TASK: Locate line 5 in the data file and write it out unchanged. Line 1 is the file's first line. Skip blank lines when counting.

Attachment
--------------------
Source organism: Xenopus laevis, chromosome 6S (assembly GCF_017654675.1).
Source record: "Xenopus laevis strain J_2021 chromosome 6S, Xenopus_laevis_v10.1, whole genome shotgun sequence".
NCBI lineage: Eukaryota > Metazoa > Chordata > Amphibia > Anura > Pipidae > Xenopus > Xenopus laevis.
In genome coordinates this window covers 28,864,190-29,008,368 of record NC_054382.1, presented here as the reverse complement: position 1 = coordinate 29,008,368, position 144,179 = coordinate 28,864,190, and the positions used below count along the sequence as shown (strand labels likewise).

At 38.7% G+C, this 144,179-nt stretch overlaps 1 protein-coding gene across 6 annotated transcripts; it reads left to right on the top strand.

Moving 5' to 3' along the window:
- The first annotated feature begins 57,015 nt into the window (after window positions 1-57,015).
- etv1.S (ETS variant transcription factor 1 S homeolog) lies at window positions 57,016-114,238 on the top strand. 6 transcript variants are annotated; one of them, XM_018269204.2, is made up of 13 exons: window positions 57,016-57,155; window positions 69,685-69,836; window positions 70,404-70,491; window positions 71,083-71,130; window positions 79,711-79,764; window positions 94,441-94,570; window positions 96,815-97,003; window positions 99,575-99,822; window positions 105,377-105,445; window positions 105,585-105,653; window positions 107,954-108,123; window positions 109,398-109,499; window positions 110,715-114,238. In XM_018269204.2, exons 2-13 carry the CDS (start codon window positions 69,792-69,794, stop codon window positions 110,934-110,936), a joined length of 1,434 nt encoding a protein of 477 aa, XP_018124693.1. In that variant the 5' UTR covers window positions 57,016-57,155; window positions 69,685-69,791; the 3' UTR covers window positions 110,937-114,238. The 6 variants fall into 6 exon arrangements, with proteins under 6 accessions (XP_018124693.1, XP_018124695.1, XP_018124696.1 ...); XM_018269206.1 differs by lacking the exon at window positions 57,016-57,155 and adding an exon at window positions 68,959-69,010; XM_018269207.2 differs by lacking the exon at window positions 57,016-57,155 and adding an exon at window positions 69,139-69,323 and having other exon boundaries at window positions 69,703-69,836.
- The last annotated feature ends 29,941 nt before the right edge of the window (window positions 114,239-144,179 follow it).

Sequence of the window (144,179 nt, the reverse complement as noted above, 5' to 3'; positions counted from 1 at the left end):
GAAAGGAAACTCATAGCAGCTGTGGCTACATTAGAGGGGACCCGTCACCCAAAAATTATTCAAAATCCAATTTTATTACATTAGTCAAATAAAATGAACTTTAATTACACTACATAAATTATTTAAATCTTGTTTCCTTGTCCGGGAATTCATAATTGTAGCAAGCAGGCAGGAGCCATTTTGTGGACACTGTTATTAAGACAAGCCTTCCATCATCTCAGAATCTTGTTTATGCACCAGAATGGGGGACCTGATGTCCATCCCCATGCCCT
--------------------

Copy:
At 38.7% G+C, this 144,179-nt stretch overlaps 1 protein-coding gene across 6 annotated transcripts; it reads left to right on the top strand.